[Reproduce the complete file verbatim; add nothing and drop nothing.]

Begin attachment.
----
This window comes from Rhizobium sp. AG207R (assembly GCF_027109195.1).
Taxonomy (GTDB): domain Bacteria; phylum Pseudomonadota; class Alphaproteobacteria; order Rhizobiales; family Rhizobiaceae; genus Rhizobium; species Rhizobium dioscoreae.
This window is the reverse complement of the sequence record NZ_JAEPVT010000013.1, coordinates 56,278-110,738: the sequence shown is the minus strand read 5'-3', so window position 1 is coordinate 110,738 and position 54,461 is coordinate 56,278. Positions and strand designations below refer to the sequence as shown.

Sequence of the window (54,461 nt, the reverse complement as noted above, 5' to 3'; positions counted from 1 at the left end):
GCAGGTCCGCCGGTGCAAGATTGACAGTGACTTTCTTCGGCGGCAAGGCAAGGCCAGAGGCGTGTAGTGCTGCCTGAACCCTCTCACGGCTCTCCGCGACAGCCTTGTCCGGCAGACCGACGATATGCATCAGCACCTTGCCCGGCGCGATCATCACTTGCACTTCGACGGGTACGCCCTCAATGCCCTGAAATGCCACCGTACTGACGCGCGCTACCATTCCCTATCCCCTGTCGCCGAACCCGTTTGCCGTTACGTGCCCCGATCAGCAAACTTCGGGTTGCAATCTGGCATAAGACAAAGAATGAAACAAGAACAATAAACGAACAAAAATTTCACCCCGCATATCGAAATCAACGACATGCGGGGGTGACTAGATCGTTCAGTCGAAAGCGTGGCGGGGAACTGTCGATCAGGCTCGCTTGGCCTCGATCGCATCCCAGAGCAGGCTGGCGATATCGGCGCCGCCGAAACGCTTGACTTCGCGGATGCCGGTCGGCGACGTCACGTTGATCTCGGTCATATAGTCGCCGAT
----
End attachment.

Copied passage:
This window comes from Rhizobium sp. AG207R (assembly GCF_027109195.1).
Taxonomy (GTDB): domain Bacteria; phylum Pseudomonadota; class Alphaproteobacteria; order Rhizobiales; family Rhizobiaceae; genus Rhizobium; species Rhizobium dioscoreae.
This window is the reverse complement of the sequence record NZ_JAEPVT010000013.1, coordinates 56,278-110,738: the sequence shown is the minus strand read 5'-3', so window position 1 is coordinate 110,738 and position 54,461 is coordinate 56,278. Positions and strand designations below refer to the sequence as shown.

Sequence of the window (54,461 nt, the reverse complement as noted above, 5' to 3'; positions counted from 1 at the left end):
GCAGGTCCGCCGGTGCAAGATTGACAGTGACTTTCTTCGGCGGCAAGGCAAGGCCAGAGGCGTGTAGTGCTGCCTGAACCCTCTCACGGCTCTCCGCGACAGCCTTGTCCGGCAGACCGACGATATGCATCAGCACCTTGCCCGGCGCGATCATCACTTGCACTTCGACGGGTACGCCCTCAATGCCCTGAAATGCCACCGTACTGACGCGCGCTACCATTCCCTATCCCCTGTCGCCGAACCCGTTTGCCGTTACGTGCCCCGATCAGCAAACTTCGGGTTGCAATCTGGCATAAGACAAAGAATGAAACAAGAACAATAAACGAACAAAAATTTCACCCCGCATATCGAAATCAACGACATGCGGGGGTGACTAGATCGTTCAGTCGAAAGCGTGGCGGGGAACTGTCGATCAGGCTCGCTTGGCCTCGATCGCATCCCAGAGCAGGCTGGCGATATCGGCGCCGCCGAAACGCTTGACTTCGCGGATGCCGGTCGGCGACGTCACGTTGATCTCGGTCATATAGTCGCCGAT